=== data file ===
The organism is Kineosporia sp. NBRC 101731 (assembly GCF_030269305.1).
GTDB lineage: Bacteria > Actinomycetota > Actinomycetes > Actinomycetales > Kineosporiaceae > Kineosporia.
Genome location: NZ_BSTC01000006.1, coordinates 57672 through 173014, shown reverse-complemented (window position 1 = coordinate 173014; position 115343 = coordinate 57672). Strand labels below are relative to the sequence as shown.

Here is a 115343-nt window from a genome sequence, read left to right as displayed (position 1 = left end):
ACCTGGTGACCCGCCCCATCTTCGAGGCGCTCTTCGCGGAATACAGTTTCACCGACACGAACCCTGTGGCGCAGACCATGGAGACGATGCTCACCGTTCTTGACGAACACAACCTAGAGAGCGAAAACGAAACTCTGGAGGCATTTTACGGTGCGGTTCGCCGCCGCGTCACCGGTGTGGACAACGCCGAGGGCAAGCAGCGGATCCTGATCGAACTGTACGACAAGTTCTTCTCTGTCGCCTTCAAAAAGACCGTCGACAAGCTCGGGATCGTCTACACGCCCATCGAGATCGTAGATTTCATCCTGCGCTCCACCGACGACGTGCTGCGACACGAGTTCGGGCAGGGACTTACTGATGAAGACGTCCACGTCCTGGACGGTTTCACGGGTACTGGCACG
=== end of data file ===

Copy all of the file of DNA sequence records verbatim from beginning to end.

The organism is Kineosporia sp. NBRC 101731 (assembly GCF_030269305.1).
GTDB lineage: Bacteria > Actinomycetota > Actinomycetes > Actinomycetales > Kineosporiaceae > Kineosporia.
Genome location: NZ_BSTC01000006.1, coordinates 57672 through 173014, shown reverse-complemented (window position 1 = coordinate 173014; position 115343 = coordinate 57672). Strand labels below are relative to the sequence as shown.

Here is a 115343-nt window from a genome sequence, read left to right as displayed (position 1 = left end):
ACCTGGTGACCCGCCCCATCTTCGAGGCGCTCTTCGCGGAATACAGTTTCACCGACACGAACCCTGTGGCGCAGACCATGGAGACGATGCTCACCGTTCTTGACGAACACAACCTAGAGAGCGAAAACGAAACTCTGGAGGCATTTTACGGTGCGGTTCGCCGCCGCGTCACCGGTGTGGACAACGCCGAGGGCAAGCAGCGGATCCTGATCGAACTGTACGACAAGTTCTTCTCTGTCGCCTTCAAAAAGACCGTCGACAAGCTCGGGATCGTCTACACGCCCATCGAGATCGTAGATTTCATCCTGCGCTCCACCGACGACGTGCTGCGACACGAGTTCGGGCAGGGACTTACTGATGAAGACGTCCACGTCCTGGACGGTTTCACGGGTACTGGCACG